The Ultimate Hikes’ guides were knowledgeable, energetic, and cheerful. They never stopped trying to help
everyone have an amazing experience. There was Moon with his botany knowledge; Akiko with her warm smile
and history stories; Mark with his sense of humor and funny bits of trivia; and there was Gwyn who never
stopped telling me I would see kea and who, when we found them the second day, followed me around
snapping pictures of me laughing. Did I mention she carried hot chocolate in huge thermoses all the way to the
top of Mackinnon Pass for all of us? Gwyn, Mark, Akiko, and Moon carried or prepared hot tea and coffee every
day for us out on the trail. Spoiled? Yes, we were.
If you’ve heard that the Milford Track is the most beautiful walk in the world, then you heard correctly. I
completely agree. This is a chance to leave your phone and computer behind and reconnect with nature in a
way that will stay with you for a lifetime. You can hike alone on the well-marked trail or with others from the
group. The guides are always helping—one in the front, one in the back, and the other two floating between.
There are beech forests, soaring mountain peaks, rambling valleys, water that you can drink directly from
crystal-clear streams and waterfalls, fun suspension bridges, and amazing birds. South Island robins will sit on
your boot as they follow you through the woods. Bellbirds and tui will serenade you as you walk. You may spot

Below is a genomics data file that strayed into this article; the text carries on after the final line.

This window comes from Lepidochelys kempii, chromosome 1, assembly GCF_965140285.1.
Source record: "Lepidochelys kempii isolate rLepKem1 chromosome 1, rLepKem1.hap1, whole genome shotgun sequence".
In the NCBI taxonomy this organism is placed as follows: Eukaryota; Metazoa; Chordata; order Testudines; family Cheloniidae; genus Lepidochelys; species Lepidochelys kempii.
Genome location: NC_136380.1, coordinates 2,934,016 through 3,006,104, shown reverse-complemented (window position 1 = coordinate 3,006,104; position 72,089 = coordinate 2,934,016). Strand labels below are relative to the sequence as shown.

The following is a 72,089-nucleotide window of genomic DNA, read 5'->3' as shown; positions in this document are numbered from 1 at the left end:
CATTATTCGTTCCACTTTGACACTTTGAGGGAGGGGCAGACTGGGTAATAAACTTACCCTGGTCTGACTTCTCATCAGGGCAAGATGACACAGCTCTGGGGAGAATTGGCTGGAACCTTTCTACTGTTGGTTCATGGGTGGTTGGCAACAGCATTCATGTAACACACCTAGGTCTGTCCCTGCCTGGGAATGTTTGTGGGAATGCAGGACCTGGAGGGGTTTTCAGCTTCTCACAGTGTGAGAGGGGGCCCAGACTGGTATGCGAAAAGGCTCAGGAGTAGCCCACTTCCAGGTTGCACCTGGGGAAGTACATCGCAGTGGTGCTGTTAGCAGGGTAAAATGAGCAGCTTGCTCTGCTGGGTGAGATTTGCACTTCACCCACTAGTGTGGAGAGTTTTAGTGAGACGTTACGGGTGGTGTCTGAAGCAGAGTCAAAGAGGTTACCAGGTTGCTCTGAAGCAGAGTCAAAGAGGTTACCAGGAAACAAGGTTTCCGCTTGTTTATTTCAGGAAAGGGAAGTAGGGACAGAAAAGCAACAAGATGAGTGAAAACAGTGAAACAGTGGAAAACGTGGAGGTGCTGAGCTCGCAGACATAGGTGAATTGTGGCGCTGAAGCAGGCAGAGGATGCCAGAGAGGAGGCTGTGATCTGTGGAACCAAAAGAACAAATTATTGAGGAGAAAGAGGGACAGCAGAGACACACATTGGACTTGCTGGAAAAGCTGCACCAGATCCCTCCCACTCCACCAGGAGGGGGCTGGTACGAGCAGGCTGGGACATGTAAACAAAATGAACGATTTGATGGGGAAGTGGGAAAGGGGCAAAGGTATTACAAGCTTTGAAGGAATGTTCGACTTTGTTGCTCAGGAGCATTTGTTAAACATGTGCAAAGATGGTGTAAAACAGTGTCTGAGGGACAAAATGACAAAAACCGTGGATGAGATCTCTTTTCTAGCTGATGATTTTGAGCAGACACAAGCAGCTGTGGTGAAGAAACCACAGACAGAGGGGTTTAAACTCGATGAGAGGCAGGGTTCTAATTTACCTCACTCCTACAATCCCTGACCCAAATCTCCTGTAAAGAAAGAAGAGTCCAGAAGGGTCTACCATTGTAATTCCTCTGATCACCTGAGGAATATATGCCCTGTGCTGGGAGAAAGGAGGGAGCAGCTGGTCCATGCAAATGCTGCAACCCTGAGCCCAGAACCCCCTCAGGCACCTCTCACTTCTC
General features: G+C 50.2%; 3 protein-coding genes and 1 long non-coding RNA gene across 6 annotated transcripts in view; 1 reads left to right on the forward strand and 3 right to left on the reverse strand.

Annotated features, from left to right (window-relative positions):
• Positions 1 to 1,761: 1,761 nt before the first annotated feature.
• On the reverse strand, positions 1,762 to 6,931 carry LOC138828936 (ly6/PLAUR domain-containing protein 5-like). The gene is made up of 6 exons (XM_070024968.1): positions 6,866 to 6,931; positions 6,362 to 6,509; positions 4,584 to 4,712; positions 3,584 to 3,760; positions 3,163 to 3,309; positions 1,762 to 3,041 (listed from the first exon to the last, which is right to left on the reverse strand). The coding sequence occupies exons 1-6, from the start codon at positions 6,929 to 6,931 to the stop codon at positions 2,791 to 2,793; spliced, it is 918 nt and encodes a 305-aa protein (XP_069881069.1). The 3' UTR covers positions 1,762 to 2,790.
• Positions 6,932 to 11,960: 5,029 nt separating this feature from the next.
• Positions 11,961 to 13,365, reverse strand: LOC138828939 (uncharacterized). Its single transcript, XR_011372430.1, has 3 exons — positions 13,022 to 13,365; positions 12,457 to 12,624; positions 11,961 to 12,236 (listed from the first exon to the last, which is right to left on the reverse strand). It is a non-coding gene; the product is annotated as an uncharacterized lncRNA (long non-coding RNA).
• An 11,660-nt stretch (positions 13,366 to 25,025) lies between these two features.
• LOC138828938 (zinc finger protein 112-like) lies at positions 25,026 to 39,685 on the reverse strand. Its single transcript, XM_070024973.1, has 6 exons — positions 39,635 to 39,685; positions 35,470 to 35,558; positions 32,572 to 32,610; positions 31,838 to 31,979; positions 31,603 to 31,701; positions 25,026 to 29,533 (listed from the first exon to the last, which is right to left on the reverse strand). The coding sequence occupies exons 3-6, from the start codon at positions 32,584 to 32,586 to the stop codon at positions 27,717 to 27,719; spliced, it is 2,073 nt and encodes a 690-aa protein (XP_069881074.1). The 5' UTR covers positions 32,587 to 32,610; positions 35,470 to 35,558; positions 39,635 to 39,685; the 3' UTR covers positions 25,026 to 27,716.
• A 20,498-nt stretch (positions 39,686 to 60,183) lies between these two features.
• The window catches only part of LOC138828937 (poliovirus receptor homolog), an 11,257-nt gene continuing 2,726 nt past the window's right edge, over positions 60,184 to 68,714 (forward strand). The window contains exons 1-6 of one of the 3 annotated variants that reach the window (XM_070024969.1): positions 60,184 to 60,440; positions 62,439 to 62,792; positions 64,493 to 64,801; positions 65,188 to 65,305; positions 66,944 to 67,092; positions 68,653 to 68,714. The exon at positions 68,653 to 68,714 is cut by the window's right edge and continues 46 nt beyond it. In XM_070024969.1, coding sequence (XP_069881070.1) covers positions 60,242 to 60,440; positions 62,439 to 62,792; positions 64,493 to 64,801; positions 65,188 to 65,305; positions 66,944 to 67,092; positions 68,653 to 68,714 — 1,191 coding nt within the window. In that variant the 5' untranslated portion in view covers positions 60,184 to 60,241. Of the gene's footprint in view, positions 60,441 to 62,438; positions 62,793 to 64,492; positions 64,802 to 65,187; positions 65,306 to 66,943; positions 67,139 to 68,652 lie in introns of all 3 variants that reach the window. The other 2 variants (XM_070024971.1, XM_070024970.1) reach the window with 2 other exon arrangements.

a weka or, if you’re lucky, a rare blue duck. And of course, there are the kea—those wonderfully cheeky,
mischievous clowns of the mountains. My first sight of them left me breathless, and then giddy with happiness.
It was the best day of my life since Eric died.
A bit of training is required to carry a pack for 33.4 miles, but the Milford Track, in my opinion, is not a
particularly difficult hike compared to some of the ones I’ve done in the Rocky Mountains. Although I’ve been a
runner for most of my life, I was a bit out of shape for this hike. I’d had foot surgery four months prior and had
done no exercising for all that time. Keep in mind that Ultimate Hikes does much of the work, spoiling you along
the way. But, it’s still up to you to put those poles into the ground and move your feet along through all those
miles. Ultimate Hikes thinks it’s something to be proud of and honors everyone with a certificate and ceremony
the last night.
Since I returned home, I’ve started planning for my return. I have 49 new friends now—those adorable
Brits led by Nigel, and that darling Irish couple Barney and Anne. There are the Aussies, and the Kiwis,
and all the other great folks from around the world who went. I’ll miss my new Chinese friends, Crystal
and Ping. Me? Traveling in a group and liking it? Who knew!
When life throws hardships at me—as I know it will—and my grief tumbles back, and anger threatens to
swallow me, I will wrap my experience on the Milford Track around me like a raincoat and look up at the
sky with a smile. I will once again be on that mountaintop with the parrots I so love, with Eric in my heart,
and I'll know the world cannot be a bad place as long as there are kea in it.